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healing Letting go love Narcissistic Abuse psychology Relationships Toxic Love Toxic Relationships

Narcissism Isn’t A Choice – It’s A Mental Disorder

When healing from narcissistic abuse, the aftermath of confusion and pain are often the focus of conversation.

Of course, it’s healthy to discuss and understand your relationship with a narcissist, but I’ve noticed an important aspect missing in that conversation.

Narcissism is a mental illness. In the DSM-5: The Diagnostic and Statistical Manuel of Mental Disorders, (also my version of google) refers to this illness as Narcissist Personality Disorder.

For an individual to meet criteria for diagnosis, five of the following nine symptoms must be present:

  • 1. Grandiose sense of self- importance
  • 2. Preoccupation with fantasies of success, brilliance, power, ideal love, and beauty.
  • 3. A belief that he or she is special or unique and can only be understood by likeminded individuals.
  • 4. A need for excessive admiration
  • 5. A sense of entitlement
  • 6. Exploitative behaviors
  • 7. A lack of empathy ***
  • 8. Envy of others or belief others are envious of them
  • 9. Arrogant or haughty attitude and behaviors

A disclaimer is paramount: behavior ranges on a spectrum. Not all individuals who display a few of these symptoms meet criteria for diagnosis. The average person will experience moments of self-importance, arrogance, entitlement, or a need for admiration, etc.

During an evaluation, presence of symptoms is not enough- duration and frequency are essential components when considering diagnosis. A person who exhibits such symptoms for a short period of time, on a less frequent basis, will not qualify for narcissistic personality disorder.

An individual must present with five out of nine symptoms, beginning in early childhood and also occurring in multiple situations. A desire for admiration, sense of entitlement, arrogance, in romantic relations alone- isn’t enough.

An individual fitting criteria for diagnosis would frequently meet five symptoms with an early onset, causing impairment in several domains of life- social, vocational, educational, and relationships.

Being aware of this is important for healing to take place. You were dealing with a mentally ill individual that operates under a skewed and irrational perception of reality. If he doesn’t acknowledge or seek intensive therapy, he’ll continue to suffer from NPD.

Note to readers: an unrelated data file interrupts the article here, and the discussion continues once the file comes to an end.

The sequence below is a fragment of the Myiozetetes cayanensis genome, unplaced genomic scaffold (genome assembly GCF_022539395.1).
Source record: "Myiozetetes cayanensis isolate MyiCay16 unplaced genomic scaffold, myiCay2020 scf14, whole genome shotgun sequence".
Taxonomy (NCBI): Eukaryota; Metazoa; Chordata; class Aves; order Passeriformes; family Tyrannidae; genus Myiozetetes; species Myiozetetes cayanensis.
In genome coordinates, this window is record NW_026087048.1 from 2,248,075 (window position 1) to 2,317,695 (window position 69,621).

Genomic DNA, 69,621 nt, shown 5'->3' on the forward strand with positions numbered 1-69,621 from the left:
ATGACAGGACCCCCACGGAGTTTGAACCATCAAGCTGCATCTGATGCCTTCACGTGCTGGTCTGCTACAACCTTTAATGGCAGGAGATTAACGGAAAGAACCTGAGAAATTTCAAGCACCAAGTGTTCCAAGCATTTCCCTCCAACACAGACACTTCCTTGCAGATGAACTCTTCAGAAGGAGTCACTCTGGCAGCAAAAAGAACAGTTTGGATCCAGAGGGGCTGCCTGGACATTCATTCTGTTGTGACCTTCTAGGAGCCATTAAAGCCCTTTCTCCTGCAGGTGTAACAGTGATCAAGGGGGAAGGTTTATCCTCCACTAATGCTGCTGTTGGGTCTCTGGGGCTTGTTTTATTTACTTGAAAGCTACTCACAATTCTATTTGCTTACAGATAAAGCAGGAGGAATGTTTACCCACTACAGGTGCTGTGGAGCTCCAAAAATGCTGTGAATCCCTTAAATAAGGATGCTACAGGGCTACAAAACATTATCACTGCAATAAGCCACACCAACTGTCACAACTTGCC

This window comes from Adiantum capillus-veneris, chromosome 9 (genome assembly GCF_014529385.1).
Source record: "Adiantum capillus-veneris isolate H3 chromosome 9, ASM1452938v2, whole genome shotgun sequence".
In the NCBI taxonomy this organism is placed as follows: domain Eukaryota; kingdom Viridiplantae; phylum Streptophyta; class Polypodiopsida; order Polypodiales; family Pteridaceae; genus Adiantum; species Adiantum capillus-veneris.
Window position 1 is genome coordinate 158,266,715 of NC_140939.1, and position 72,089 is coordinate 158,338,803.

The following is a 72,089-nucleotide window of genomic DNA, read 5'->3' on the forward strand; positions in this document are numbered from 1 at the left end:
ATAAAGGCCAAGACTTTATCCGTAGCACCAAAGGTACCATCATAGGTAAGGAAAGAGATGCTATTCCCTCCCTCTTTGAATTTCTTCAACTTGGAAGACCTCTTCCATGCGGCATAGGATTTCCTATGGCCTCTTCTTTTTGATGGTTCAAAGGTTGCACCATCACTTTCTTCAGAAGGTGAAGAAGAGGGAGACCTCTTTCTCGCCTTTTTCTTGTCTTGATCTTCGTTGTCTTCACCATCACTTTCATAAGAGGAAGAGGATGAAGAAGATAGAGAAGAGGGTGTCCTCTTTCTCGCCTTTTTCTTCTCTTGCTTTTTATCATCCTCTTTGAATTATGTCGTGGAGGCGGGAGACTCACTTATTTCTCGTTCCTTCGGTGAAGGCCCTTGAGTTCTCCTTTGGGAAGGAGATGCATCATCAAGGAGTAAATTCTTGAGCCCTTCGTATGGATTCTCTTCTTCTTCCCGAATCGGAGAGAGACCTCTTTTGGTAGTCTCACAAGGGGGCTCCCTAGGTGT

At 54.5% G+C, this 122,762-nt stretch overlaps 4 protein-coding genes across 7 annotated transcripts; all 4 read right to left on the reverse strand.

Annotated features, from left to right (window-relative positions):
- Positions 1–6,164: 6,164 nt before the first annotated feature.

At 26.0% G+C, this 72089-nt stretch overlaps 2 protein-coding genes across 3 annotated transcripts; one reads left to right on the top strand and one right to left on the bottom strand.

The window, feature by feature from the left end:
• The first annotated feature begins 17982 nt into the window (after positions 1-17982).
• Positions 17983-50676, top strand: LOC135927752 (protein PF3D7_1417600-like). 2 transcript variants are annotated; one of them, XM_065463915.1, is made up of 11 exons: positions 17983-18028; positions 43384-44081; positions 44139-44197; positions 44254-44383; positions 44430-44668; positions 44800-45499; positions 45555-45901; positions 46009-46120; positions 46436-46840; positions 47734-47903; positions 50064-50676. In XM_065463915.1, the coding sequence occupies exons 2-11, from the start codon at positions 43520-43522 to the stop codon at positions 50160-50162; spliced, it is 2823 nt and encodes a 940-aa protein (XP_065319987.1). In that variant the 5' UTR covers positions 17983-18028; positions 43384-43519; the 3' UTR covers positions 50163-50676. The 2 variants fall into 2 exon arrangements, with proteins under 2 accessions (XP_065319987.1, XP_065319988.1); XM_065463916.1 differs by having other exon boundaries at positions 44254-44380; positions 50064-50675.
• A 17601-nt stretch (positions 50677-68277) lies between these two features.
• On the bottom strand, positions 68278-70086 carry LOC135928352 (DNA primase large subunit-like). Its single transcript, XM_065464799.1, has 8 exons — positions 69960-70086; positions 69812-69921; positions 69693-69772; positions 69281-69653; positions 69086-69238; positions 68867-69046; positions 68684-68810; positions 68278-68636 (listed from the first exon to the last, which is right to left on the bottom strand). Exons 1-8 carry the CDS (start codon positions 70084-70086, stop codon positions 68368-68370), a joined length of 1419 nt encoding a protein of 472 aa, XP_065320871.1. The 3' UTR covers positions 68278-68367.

Nothing was your fault. Take it with a grain of salt and never take his actions personally. There’s nothing you could have done differently to change him. It’s a decision he must make. If forced upon him, it would only lead to resentment and under such circumstance, improvement is rarely effective.

All that confusion, frustration, and mental exhaustion wears you down, to the degree of questioning your own sanity. You were in love with an individual who currently lacks capability to think and behave rationally, using manipulation and exploitation as means of communication.

You’re not crazy, dramatic, or asked for too much. You were a vicim responding to a confusing and abusive situation.

This weight is not yours to carry.

It’s time to put it down.

-Jessica Bruno LMHC

By Jessica Bruno

I'm an an aspiring author, as well as a psychotherapist. I obtained my masters in Mental Health Counseling, Applied Psychology from New York University. I enjoy challenging conventional schools of thought and discussing the "hard stuff," with candor and humor. The world is a canvas, why be boring and paint inside the lines?

2 replies on “Narcissism Isn’t A Choice – It’s A Mental Disorder”

I love this! Yes, when u can get to the point of accepting u can do nothing more to help, it’s a real release. Heartbreaking tho, like love for an addict… u sit back and hope they see the light. But u understand it’s their decision.

Liked by 1 person

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